As you weigh the options of your restaurant’s offering health care insurance to employees, here are two important questions to consider.
How Much Health Insurance Do I Have to Offer if I Choose to Do This?
You already know this is a choice: if you have fewer than 50 full-time equivalent (FTE) employees, the health care reform act doesn’t require you to offer insurance to them. If you decide to do this — or have 50 or more FTEs — then you must offer “minimum essential coverage.”
The rub is that this has yet to be defined, beyond the idea that it offers “required essential health benefits.” There ultimately may be multiple definitions for this term — one from the federal government and a different one from the state where you operate.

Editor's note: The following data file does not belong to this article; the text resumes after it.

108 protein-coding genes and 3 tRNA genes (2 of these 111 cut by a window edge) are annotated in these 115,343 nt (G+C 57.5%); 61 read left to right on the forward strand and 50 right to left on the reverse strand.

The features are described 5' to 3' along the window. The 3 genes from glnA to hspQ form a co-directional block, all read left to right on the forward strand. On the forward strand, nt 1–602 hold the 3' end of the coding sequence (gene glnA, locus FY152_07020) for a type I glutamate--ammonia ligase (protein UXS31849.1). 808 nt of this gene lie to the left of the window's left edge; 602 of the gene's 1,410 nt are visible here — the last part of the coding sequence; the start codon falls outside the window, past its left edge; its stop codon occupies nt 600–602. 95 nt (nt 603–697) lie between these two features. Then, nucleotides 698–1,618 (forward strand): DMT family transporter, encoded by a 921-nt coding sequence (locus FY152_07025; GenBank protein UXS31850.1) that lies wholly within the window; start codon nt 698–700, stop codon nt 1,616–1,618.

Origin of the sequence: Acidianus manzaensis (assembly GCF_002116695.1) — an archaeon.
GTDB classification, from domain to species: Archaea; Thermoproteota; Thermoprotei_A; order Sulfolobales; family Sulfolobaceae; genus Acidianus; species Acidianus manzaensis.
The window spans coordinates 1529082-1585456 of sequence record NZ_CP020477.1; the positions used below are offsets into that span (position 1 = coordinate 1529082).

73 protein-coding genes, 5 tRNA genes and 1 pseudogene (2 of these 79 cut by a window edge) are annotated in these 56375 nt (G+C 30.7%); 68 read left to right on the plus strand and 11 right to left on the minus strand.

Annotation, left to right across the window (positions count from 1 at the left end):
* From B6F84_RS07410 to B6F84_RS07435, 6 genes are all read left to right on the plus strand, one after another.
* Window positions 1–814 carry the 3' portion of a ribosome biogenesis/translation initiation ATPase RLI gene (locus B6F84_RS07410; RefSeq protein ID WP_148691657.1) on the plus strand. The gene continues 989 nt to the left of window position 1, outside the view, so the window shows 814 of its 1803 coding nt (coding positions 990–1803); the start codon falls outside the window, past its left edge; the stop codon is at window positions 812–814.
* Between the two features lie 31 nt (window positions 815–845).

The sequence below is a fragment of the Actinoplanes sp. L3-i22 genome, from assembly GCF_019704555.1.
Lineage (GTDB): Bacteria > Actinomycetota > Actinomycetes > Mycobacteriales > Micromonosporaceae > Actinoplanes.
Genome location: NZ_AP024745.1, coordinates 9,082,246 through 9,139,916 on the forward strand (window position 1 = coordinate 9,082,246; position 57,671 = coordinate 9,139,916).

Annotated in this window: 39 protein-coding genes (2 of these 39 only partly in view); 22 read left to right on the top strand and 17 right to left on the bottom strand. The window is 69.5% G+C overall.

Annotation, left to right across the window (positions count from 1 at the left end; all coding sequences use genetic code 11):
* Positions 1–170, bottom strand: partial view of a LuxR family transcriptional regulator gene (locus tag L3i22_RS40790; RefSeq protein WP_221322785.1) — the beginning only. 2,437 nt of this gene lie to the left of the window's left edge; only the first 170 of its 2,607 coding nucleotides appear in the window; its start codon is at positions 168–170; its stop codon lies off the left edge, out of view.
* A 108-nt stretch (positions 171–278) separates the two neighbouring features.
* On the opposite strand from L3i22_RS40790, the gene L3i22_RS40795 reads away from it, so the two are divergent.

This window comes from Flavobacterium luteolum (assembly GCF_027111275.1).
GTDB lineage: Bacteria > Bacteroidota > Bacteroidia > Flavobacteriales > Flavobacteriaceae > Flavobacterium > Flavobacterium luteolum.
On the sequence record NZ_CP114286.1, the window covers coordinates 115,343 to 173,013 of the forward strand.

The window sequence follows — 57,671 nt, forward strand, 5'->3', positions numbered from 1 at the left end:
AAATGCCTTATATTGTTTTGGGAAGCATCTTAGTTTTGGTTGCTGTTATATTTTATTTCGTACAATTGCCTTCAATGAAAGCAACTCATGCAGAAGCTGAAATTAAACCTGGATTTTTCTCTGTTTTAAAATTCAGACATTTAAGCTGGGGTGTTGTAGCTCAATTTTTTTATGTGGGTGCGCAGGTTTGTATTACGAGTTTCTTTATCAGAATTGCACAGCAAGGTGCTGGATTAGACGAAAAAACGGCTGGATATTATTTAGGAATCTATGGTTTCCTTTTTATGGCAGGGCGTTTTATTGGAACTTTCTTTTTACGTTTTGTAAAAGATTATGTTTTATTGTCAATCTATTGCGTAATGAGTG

However this eventually turns out, there are two requirements of you as an employer.
- First, you must cover at least 60 percent of the actuarial value of coverage.
- Second, the total cost to your employees can’t be more than 9.5 percent of their household income. This point poses a difficulty. There is no way for you to know what your employees’ household income is, or how many people there are in the household. Ultimately, each state exchange and the IRS are supposed to determine this — although it’s uncertain how that information will be conveyed to you. Realistically, that means all you can do for now is to meet the first requirement.
Do I Have to Provide Coverage to Full-time Employees from Day One?
The simple answer is “no.” When the reform act becomes law on January 1, 2014, you will have up to 90 days after a person is hired to provide insurance coverage to him or her. What happens on that 91st day depends upon the size of your company.